POLITICS

Quebec says people who rent private rooms should be taxed and regulated

04/29/2015 06:18 EDT | Updated 08/05/2015 10:59 EDT
MONTREAL - Quebec's tourism minister is considering clamping down on popular home-renting services such as Airbnb in order to "level the playing field."

The Quebec government wants to make people pay taxes if they rent out their homes or rooms for profit and be subject to the same regulations as registered hoteliers, Dominique Vien said Wednesday.

"We want them to contribute in the same way that hoteliers do," she said.

Home-renting sites such as Airbnb have become increasingly popular worldwide in recent years as tourists are offered hundreds of different rooms for rent in many cities at prices that are often lower than those of standard hotel rooms.

Quebecers who want to rent rooms face fines if they don't have a permit.

Airbnb, which is headquartered in San Francisco, has been operating in Montreal since 2009.

The room-renting company allows virtually anyone to list a room for rent on its website and collect reservations and money.

The company produced a report last year noting that between April 2013 and March 2014, "2,900 Montreal hosts welcomed guests into their homes" through the Airbnb site.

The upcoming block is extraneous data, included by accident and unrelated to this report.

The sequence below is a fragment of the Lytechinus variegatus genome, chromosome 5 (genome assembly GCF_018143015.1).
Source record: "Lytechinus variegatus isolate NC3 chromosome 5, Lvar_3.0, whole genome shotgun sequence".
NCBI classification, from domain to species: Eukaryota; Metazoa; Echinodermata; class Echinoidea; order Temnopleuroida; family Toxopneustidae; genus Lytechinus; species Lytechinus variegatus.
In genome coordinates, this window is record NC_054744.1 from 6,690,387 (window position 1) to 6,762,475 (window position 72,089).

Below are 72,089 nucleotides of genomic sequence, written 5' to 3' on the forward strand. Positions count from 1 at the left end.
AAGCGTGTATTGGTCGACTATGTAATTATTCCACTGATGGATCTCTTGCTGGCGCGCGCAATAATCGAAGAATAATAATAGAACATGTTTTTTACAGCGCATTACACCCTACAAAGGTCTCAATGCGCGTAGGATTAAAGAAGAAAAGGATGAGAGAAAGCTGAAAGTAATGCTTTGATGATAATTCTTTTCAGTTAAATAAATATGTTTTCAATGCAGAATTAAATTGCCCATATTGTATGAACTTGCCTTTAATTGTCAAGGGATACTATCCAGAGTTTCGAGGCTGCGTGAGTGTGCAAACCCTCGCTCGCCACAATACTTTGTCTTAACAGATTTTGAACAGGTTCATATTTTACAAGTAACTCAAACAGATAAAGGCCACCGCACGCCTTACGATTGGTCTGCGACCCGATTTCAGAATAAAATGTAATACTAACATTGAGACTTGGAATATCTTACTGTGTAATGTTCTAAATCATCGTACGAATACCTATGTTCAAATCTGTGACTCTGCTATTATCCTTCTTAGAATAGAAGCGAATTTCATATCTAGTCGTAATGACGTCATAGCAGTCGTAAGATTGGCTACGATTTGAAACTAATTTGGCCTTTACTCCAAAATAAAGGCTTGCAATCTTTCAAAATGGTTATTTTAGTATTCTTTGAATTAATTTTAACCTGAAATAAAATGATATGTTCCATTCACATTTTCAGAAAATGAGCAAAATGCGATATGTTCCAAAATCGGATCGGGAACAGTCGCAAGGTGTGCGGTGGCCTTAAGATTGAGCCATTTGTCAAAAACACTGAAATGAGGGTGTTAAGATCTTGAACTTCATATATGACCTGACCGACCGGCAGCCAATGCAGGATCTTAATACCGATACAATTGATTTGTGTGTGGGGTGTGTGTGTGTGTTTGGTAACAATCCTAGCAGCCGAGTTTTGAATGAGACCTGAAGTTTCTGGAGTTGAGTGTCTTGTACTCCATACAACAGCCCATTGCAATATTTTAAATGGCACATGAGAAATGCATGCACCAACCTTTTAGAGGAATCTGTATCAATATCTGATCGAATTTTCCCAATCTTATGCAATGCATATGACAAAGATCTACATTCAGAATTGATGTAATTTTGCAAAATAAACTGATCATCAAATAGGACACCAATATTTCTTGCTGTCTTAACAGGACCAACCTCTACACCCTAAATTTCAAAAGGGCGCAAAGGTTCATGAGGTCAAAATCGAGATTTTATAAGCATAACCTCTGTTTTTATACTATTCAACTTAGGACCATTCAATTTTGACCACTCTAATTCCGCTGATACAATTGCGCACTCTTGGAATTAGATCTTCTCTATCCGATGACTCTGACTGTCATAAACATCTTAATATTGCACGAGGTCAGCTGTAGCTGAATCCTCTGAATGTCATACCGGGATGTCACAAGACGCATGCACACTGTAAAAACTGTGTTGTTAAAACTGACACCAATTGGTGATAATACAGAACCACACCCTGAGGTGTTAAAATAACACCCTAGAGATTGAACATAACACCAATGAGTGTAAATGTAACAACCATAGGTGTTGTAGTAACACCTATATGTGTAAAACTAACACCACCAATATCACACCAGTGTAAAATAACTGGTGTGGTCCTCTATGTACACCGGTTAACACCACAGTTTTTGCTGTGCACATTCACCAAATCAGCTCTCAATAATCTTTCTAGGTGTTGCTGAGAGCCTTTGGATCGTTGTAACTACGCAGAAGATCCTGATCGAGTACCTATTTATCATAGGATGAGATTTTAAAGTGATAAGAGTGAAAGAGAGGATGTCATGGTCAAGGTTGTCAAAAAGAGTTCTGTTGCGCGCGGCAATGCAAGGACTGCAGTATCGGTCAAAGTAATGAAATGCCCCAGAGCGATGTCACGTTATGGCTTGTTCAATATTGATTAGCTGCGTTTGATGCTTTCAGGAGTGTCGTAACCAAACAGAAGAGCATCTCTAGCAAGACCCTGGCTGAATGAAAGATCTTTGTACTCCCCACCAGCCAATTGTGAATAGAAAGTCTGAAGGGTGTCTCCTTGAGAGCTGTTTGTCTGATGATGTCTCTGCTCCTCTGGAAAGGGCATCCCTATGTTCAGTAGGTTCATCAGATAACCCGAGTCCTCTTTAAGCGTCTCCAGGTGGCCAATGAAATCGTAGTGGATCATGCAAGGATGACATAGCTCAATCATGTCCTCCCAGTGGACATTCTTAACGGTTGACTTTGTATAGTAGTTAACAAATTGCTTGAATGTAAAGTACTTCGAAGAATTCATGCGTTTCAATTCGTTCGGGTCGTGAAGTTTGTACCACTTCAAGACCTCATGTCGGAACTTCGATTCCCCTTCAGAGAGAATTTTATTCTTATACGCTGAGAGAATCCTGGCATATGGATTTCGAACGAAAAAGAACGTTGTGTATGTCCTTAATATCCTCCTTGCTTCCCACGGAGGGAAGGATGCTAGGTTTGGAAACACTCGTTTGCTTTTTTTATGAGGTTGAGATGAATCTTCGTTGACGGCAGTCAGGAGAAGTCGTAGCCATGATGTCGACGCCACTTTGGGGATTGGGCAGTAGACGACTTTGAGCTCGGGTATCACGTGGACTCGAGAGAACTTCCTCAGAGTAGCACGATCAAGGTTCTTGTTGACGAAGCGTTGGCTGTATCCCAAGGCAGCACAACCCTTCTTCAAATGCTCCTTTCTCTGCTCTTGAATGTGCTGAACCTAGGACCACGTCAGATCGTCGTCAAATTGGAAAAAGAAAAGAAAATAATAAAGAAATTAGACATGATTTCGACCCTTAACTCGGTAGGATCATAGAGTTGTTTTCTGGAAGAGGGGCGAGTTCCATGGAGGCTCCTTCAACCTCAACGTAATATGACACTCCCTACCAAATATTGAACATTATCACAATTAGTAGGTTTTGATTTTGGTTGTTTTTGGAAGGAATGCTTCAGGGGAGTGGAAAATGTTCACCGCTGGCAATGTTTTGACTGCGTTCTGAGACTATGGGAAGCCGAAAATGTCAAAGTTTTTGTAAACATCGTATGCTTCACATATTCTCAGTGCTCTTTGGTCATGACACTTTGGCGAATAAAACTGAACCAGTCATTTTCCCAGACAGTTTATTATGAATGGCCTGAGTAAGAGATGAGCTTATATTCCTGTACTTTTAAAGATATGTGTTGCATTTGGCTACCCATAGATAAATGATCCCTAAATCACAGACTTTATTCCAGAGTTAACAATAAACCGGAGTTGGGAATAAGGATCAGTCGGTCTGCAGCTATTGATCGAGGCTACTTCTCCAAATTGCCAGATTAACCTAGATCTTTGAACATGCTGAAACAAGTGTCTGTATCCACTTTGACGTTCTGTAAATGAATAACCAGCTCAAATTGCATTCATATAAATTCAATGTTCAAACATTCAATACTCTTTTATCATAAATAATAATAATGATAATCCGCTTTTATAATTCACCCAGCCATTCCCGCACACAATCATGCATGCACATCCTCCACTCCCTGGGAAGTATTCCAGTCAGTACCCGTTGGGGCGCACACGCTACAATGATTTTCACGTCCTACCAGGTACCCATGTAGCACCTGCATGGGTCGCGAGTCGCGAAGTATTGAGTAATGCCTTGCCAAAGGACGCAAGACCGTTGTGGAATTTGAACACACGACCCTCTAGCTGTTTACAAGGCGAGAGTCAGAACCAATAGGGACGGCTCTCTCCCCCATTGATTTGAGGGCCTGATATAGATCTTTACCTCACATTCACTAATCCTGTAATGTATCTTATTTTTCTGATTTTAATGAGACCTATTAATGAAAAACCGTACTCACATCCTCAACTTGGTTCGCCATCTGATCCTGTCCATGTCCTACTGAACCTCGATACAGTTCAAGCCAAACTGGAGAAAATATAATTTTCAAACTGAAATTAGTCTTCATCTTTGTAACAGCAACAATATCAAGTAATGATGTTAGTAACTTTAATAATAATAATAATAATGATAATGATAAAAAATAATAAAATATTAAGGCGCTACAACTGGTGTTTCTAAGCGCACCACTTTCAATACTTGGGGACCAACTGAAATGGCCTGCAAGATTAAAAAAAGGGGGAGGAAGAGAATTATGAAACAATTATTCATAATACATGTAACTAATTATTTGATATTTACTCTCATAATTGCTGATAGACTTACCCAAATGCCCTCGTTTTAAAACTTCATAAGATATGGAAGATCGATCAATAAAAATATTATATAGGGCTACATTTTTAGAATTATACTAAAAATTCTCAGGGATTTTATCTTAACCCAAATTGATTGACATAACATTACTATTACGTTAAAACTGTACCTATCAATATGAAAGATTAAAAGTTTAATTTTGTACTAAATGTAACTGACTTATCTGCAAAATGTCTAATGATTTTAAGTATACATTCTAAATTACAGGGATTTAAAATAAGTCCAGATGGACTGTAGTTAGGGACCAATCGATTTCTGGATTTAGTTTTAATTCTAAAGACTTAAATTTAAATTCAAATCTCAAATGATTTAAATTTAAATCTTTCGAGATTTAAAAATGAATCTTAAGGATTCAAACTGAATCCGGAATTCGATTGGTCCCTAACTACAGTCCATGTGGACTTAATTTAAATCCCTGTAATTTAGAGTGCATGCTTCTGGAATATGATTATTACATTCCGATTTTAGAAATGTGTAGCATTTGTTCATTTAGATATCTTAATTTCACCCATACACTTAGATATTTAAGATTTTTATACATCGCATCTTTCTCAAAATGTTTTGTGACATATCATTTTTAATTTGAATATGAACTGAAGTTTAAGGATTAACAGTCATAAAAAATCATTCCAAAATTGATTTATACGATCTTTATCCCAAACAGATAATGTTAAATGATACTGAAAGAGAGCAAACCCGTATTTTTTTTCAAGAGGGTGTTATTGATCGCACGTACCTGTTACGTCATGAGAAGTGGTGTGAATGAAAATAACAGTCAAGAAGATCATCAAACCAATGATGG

"The number of guests using Airbnb has grown steadily since 2009," it said.

Eve Pare, president of the Hotel Association of Greater Montreal, said companies such as Airbnb are in a legislative "grey zone" and she welcomed the government's call for regulation.

She said she couldn't quantify how much money Montreal-area hotels lose every year due to sites such as Airbnb, but she noted the room-rental services generally bring down prices.

Pare said hotels in the city are subject to many regulations and that the rules were written before the Internet emerged.

"It's a great opportunity to clarify the rules of the game," she added.

Vien said the government is working on a bill but she wouldn't give many details about its contents or when it will be tabled in the national assembly.